Sheriff's Department employees fight back against health insurance increase
Grand Traverse County, Mi. (WPBN/WGTU) —
Some employees at the Grand Traverse County Sheriff's Department are fighting back, following an earlier decision by the county to up employee health insurance contributions.
County employees have previously chipped in 6% for their health insurance contributions, but as of January 1, 2017, that will rise to 20%.
County commissioners approved the change back in April.
It's a change County Administrator Tom Menzel didn't want to make so suddenly.
"I would have preferred to go six, 10, 15, 20, over three years," said Menzel. "And it should have been done years ago but it never was."
Raising the county employee health insurance contributions is something Menzel says is necessary to try and correct the county's $52 million pension deficit.
"I've got to find ways to save money, so I'm forced to do it quickly," Menzel said.
The change will save the county more than $600 thousand a year.
Five grievances have been filed from several departments at the sheriff's office, alleging the county has breached their contract.
"At the same time we also filed suit with the Michigan Employment Relations Commission," said Wayne Beerbower, Business Agent for the Police Officers Association of Michigan. "We essentially are arguing an unfair labor practice."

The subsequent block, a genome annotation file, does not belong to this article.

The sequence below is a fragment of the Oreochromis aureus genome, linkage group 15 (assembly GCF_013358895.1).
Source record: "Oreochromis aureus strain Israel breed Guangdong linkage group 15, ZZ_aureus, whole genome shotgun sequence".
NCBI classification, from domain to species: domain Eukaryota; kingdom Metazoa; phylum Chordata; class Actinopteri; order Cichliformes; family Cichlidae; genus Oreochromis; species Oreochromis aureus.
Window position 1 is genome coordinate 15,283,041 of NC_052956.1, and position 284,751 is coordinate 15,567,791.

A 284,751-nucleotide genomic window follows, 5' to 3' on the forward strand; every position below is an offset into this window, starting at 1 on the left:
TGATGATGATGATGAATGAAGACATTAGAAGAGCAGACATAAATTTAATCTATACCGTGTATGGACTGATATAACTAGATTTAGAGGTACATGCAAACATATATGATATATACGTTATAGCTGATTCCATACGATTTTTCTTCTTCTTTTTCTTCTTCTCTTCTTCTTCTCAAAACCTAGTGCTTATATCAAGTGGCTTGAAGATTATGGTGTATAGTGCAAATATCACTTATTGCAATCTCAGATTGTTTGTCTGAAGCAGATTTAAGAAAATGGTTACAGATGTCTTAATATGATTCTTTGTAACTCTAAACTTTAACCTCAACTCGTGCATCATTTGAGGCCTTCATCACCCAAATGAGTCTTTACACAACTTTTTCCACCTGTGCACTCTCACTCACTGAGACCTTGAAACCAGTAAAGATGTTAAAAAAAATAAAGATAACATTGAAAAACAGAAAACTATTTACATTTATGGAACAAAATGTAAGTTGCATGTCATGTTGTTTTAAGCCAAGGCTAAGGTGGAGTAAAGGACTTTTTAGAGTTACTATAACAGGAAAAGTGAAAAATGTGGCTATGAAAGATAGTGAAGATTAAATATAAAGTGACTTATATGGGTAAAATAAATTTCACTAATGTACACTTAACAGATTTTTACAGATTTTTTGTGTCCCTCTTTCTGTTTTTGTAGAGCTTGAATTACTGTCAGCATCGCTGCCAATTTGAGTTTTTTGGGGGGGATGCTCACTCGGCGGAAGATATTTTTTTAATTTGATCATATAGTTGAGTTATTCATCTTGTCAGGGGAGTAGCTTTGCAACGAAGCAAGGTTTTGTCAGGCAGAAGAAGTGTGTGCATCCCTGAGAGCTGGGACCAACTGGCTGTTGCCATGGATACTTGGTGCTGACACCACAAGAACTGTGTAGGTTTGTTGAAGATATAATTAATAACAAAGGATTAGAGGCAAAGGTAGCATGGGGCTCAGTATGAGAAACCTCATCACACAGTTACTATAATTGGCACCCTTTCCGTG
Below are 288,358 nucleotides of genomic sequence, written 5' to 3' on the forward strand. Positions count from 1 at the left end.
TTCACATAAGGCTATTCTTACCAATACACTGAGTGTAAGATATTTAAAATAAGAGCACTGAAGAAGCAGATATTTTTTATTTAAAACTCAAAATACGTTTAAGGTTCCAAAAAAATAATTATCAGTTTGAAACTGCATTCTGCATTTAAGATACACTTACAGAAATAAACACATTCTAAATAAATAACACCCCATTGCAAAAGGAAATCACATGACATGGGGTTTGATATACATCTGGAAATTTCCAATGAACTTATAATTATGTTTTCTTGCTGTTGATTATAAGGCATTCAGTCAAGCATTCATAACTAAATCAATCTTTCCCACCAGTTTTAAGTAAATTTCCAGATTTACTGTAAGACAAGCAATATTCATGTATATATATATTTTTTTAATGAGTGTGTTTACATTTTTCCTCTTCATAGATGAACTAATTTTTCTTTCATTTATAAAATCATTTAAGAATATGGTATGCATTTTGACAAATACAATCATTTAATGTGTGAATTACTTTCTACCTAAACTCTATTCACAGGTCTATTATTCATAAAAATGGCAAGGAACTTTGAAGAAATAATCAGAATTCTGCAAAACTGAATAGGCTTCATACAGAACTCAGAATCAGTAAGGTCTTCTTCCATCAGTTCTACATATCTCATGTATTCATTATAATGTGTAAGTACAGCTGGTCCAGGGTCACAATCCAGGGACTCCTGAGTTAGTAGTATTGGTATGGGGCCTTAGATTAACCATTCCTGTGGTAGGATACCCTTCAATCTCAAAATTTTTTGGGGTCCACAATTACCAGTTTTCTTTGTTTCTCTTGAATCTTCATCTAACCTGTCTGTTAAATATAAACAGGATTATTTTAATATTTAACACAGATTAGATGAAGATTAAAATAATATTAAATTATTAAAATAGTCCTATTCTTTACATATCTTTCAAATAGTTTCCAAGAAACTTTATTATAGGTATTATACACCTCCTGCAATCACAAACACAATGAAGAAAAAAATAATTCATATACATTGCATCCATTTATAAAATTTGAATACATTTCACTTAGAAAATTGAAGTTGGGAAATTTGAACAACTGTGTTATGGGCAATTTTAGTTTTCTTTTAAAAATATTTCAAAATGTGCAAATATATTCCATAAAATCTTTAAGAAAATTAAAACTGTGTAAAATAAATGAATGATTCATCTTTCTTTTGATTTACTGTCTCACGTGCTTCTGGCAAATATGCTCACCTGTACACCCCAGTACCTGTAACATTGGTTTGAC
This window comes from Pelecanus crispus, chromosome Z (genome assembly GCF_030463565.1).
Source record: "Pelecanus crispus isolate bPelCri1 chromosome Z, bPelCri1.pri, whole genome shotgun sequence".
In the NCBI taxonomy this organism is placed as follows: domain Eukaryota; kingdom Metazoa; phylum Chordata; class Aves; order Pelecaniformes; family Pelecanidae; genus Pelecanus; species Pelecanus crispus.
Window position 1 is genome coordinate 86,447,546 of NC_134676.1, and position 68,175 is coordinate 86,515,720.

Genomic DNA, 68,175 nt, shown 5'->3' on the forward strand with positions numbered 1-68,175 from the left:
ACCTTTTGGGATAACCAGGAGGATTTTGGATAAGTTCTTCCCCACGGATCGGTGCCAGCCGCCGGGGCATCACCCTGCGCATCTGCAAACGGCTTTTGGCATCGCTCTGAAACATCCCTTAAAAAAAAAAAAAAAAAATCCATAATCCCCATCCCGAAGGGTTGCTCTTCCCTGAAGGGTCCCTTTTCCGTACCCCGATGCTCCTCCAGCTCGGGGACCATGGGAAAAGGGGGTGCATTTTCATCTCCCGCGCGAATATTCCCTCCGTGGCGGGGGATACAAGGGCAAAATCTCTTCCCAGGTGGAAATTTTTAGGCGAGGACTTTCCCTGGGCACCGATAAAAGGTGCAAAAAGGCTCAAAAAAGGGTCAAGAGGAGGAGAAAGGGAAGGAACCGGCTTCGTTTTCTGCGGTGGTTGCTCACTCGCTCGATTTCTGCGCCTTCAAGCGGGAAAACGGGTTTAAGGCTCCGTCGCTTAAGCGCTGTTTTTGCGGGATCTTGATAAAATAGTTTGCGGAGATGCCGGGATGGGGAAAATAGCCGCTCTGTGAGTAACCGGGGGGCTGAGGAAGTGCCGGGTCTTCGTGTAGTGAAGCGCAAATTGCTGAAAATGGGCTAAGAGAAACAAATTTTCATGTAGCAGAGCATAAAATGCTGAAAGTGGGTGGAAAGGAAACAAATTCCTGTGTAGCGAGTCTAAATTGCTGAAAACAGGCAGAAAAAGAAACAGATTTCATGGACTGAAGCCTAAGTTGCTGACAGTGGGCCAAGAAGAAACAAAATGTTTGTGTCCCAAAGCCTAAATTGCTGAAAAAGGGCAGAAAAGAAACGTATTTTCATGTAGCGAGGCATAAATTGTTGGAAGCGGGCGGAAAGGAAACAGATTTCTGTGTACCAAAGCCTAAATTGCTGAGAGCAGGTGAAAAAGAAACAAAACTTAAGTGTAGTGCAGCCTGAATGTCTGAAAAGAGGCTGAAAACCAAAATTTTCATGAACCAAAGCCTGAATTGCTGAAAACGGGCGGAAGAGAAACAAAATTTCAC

The contract between the county and the employees at the sheriff's office covers January 2015-December 2017, according to Beerbower.
"In a sense they can't unilaterally come in and just start changing those benefits for us," Beerbower said.
He says they understand the county is under a lot of pressure right now, but the employees he represents have worries too.
"And I know that there would be no problem with us at least talking about it. I can't agree that necessarily right now we'd move on it but we'd certainly discuss it with them," said Beerbower.
Menzel too says he recognizes the strain the change creates, but says it's not totally out of the norm.
"City of Traverse City has been 20% for years," Menzel said.
Ryan Liabenow, a Practice Leader for Health and Welfare for the Larkin Group says the county's financial situation isn't all that uncommon right now.
"I think across the state of Michigan everyone's kind of feeling that pain," Liabenow says.
According to data from PEW Charitable Trusts, the average public employee contribution in Michigan is 18%, and 24% for private employees.
Nationally public employees contribute an average of 16%, while private put in about 28%.
Liabenow says the 6% employees pay here is relatively low, but it's not so easy to compare.
"We have to take into consideration the actual value of a benefit or the richness of a benefit for a particular employer," Liabenow said. "What type of benefit they're really getting and then really compare that to the percentage of employee contribution to really make a balanced assessment.
While both the county and union reps say they're confident they can win their arguments, Menzel says he'll make another change if he can.
"We have it planned for January 1, 2017. If there's any way I can relieve some of that, I will do that," Menzel said.
Menzel says he doesn't feel the grievances are valid because he says the county is following state statute. If they lose their case, he says they will file an appeal.
Just last week, a labor law judge issued a show cause order to the county, saying the county had a limited amount of time to explain why the labor law judge should't rule in the employees' favor, according to Beerbower.